"McCormick has alerted customers and grocery outlets to remove the product with the affected date codes from store shelves and distribution centers immediately, and to destroy this product in a manner that would prevent any further consumption," the company said in a statement. The affected products were shipped to 32 states across the United States, as well as Bermuda and Canada, between June 20th and July 21st.

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The Right Way to Store Cucumbers (So They Don’t Turn to Mush)

Cucumbers are easy to find year-round, but they’re really at their peak come summer (May through August). Once you get home from stocking up on them at the farm stand or even just the grocery store, it’s important to know how to store cucumbers. If you…

Cucumbers are easy to find year-round, but they’re really at their peak come summer (May through August). Once you get home from stocking up on them at the farm stand or even just the grocery store, it’s important to know how to store cucumbers. If you take care of these green gems properly, they should last up to a week. Ahead, we’re sharing our top tips for storing cucumbers the right way.

Shopping for Cucumbers

Before you grab any cukes off the shelves (we’re close enough that we can give them a nickname, right?), choose carefully. The best cucumbers will be pure green (not yellow) and have no soft spots. Any signs of wrinkles, shrinkage, or dimples signal that the cucumber is overripe. Overripe or rotten cucumbers will have a sour taste and funky smell, so, unlike overripe bananas or apples, which are great for baking, pass on past-peak cucumbers.

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An Expert Guide to Organizing Your Kitchen Cabinets

Over the past 18 months, our kitchens have been like big (or small), warm blankets that wrapped their stainless-steel/cast-iron/wooden arms around us and gave us a safe space to fail at making sourdough starter, and try our hand at kimchi. Many of us a…

Over the past 18 months, our kitchens have been like big (or small), warm blankets that wrapped their stainless-steel/cast-iron/wooden arms around us and gave us a safe space to fail at making sourdough starter, and try our hand at kimchi. Many of us added in new gadgets and tools like air fryers, loaf pans, and pizza stones, and others moved into new homes with empty kitchens to start afresh in.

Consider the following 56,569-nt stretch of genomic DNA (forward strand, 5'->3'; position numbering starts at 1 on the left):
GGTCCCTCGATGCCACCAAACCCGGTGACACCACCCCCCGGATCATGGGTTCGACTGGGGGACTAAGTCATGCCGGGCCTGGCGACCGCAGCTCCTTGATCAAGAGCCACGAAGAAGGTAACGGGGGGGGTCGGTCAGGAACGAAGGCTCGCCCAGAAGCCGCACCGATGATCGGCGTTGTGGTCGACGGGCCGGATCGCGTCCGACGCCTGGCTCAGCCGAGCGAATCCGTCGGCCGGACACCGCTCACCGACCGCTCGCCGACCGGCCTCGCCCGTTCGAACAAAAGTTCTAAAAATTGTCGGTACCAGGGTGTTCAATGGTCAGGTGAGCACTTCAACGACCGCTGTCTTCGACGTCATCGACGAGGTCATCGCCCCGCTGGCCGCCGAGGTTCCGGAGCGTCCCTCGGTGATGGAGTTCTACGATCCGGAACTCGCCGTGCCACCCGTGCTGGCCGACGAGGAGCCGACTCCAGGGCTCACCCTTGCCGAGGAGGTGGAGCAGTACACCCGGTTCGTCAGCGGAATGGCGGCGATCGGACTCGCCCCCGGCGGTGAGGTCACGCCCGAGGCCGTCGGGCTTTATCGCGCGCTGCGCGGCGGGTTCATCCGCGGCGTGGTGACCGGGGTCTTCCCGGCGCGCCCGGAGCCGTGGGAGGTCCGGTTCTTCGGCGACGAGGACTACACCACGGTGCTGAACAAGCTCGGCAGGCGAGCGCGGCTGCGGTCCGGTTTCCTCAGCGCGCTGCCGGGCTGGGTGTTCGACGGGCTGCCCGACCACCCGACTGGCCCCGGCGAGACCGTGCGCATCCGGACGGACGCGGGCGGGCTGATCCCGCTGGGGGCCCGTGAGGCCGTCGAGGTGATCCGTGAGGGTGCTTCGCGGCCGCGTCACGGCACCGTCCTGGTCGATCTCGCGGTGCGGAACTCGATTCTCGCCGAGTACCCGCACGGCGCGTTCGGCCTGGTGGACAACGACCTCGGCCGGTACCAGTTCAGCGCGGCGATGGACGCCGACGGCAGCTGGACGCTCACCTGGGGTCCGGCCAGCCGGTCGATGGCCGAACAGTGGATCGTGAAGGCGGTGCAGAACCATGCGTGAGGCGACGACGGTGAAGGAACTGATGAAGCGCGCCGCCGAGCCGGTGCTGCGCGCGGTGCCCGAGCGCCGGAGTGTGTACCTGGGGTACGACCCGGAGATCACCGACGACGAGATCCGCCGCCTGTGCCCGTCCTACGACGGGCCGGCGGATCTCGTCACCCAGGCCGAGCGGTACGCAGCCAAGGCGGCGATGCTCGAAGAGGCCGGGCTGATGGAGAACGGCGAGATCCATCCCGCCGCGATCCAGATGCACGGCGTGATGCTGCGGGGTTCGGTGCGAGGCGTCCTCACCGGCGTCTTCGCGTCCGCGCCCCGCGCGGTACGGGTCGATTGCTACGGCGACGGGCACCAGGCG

Now that things are finally starting to look normal-ish again, our kitchens deserve a little TLC after all they saw us through. So, whether your cabinets are new and empty or packed tight, it might be time for a complete cabinet overhaul and reorganization. Where to start (and continue, and end) can feel overwhelming, so we brought in the professionals to help: Leslie Hatch Gail, professional organizer and owner of Declare Order Professional Organizing, and Kristiana Laugen, Home Expert at Handy, an online marketplace for home services. Read on for their best tips to achieve the organized kitchen of your dreams.

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This Is the Only Way to Store Sweet Potatoes

Oh sweet potato, oh sweet potato, how lovely is your orange flesh, fibrous skin, and bright, slightly earthy flavor. We could go on and on with a list about our favorite uses for sweet potatoes (in fact, we already have!), but today we are just here to…

Oh sweet potato, oh sweet potato, how lovely is your orange flesh, fibrous skin, and bright, slightly earthy flavor. We could go on and on with a list about our favorite uses for sweet potatoes (in fact, we already have!), but today we are just here to talk about how to shop for and store sweet potatoes. Most root vegetables like raw sweet potatoes, carrots, and hearty winter squashes have a pretty long shelf life. As a rule of thumb, most raw root vegetables can be stored at room temperature for at least a week or two before they show any signs of bruising and spoiling. There are at least five different varieties of sweet potatoes, and they can all be stored the same way. The key is to start with very fresh sweet potatoes purchased from the grocery store or farmers market. They should be firm to the touch and free of decay, according to the United States Sweet Potato Council (yes, this is a very real, very wonderful organization).

How to Store Sweet Potatoes

The best way to store your sweet potatoes is in a cool, dry, and dark area, like your pantry or the back corner on your kitchen countertop. Keep them in a bowl or basket so that they’re self-contained, and always thoroughly wash and scrub their skin before you cook them. Don’t store potatoes of any variety in the refrigerator, as the cold air can activate their sugars and starches, causing them to spoil faster. A simple sign of this structural change is when tiny white specks appear in raw sweet potatoes. Store them away from a heat source, too, per the U.S. Sweet Potato Council. And while you shouldn’t put sweet potatoes in the refrigerator, you can, surprisingly, freeze sweet potatoes. Frozen sweet potatoes may be stored for up to 12 months. You must start with cooked sweet potatoes, which should be peeled and boiled. Once a fork can easily pierce their flesh, slice or mash the cooked sweet potatoes and top them off with a small amount of freshly squeezed lemon juice, which will preserve their vibrant orange color. Place the potatoes in the freezer in plastic bags and lay them flat.